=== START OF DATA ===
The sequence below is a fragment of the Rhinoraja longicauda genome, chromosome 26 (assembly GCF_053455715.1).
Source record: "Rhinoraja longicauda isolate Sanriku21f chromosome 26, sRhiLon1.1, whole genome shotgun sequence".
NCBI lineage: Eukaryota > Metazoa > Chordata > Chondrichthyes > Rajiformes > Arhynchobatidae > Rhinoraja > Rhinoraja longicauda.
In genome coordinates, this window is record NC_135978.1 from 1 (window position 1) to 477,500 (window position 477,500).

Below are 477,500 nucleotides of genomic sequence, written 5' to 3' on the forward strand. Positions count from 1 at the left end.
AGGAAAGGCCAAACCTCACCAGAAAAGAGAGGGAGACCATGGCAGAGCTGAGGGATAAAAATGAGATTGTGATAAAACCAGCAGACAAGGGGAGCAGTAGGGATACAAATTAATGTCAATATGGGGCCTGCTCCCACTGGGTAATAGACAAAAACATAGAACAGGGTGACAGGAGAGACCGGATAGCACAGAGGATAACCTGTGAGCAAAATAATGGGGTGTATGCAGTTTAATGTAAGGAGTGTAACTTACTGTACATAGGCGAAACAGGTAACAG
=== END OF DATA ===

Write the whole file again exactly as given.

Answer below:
The sequence below is a fragment of the Rhinoraja longicauda genome, chromosome 26 (assembly GCF_053455715.1).
Source record: "Rhinoraja longicauda isolate Sanriku21f chromosome 26, sRhiLon1.1, whole genome shotgun sequence".
NCBI lineage: Eukaryota > Metazoa > Chordata > Chondrichthyes > Rajiformes > Arhynchobatidae > Rhinoraja > Rhinoraja longicauda.
In genome coordinates, this window is record NC_135978.1 from 1 (window position 1) to 477,500 (window position 477,500).

Below are 477,500 nucleotides of genomic sequence, written 5' to 3' on the forward strand. Positions count from 1 at the left end.
AGGAAAGGCCAAACCTCACCAGAAAAGAGAGGGAGACCATGGCAGAGCTGAGGGATAAAAATGAGATTGTGATAAAACCAGCAGACAAGGGGAGCAGTAGGGATACAAATTAATGTCAATATGGGGCCTGCTCCCACTGGGTAATAGACAAAAACATAGAACAGGGTGACAGGAGAGACCGGATAGCACAGAGGATAACCTGTGAGCAAAATAATGGGGTGTATGCAGTTTAATGTAAGGAGTGTAACTTACTGTACATAGGCGAAACAGGTAACAG